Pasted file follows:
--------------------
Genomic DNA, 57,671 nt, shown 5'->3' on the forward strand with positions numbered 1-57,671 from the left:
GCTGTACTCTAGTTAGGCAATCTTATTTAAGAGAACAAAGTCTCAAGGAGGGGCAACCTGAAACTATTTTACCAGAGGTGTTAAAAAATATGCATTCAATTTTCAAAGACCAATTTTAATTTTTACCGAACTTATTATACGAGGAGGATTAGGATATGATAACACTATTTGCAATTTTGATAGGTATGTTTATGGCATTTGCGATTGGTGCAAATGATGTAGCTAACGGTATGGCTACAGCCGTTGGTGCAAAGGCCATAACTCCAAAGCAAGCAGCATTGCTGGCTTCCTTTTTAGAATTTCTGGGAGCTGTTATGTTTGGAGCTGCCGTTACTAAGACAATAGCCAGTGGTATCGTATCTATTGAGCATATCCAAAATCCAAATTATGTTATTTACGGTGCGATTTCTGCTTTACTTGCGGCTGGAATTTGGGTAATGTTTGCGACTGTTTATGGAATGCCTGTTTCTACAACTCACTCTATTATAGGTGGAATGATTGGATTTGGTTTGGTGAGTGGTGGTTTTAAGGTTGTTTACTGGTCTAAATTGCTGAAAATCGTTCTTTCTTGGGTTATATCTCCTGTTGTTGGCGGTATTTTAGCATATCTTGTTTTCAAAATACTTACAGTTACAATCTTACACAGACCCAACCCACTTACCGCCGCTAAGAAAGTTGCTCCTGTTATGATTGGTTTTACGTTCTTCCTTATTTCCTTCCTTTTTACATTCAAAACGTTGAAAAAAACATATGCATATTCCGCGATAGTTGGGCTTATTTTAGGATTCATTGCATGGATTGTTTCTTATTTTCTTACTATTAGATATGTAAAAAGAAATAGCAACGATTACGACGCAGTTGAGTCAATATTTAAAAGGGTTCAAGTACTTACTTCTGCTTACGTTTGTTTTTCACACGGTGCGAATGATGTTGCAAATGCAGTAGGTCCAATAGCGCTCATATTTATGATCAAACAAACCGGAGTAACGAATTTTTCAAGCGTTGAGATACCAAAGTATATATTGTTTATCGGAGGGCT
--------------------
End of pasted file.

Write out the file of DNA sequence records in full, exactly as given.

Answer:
Genomic DNA, 57,671 nt, shown 5'->3' on the forward strand with positions numbered 1-57,671 from the left:
GCTGTACTCTAGTTAGGCAATCTTATTTAAGAGAACAAAGTCTCAAGGAGGGGCAACCTGAAACTATTTTACCAGAGGTGTTAAAAAATATGCATTCAATTTTCAAAGACCAATTTTAATTTTTACCGAACTTATTATACGAGGAGGATTAGGATATGATAACACTATTTGCAATTTTGATAGGTATGTTTATGGCATTTGCGATTGGTGCAAATGATGTAGCTAACGGTATGGCTACAGCCGTTGGTGCAAAGGCCATAACTCCAAAGCAAGCAGCATTGCTGGCTTCCTTTTTAGAATTTCTGGGAGCTGTTATGTTTGGAGCTGCCGTTACTAAGACAATAGCCAGTGGTATCGTATCTATTGAGCATATCCAAAATCCAAATTATGTTATTTACGGTGCGATTTCTGCTTTACTTGCGGCTGGAATTTGGGTAATGTTTGCGACTGTTTATGGAATGCCTGTTTCTACAACTCACTCTATTATAGGTGGAATGATTGGATTTGGTTTGGTGAGTGGTGGTTTTAAGGTTGTTTACTGGTCTAAATTGCTGAAAATCGTTCTTTCTTGGGTTATATCTCCTGTTGTTGGCGGTATTTTAGCATATCTTGTTTTCAAAATACTTACAGTTACAATCTTACACAGACCCAACCCACTTACCGCCGCTAAGAAAGTTGCTCCTGTTATGATTGGTTTTACGTTCTTCCTTATTTCCTTCCTTTTTACATTCAAAACGTTGAAAAAAACATATGCATATTCCGCGATAGTTGGGCTTATTTTAGGATTCATTGCATGGATTGTTTCTTATTTTCTTACTATTAGATATGTAAAAAGAAATAGCAACGATTACGACGCAGTTGAGTCAATATTTAAAAGGGTTCAAGTACTTACTTCTGCTTACGTTTGTTTTTCACACGGTGCGAATGATGTTGCAAATGCAGTAGGTCCAATAGCGCTCATATTTATGATCAAACAAACCGGAGTAACGAATTTTTCAAGCGTTGAGATACCAAAGTATATATTGTTTATCGGAGGGCT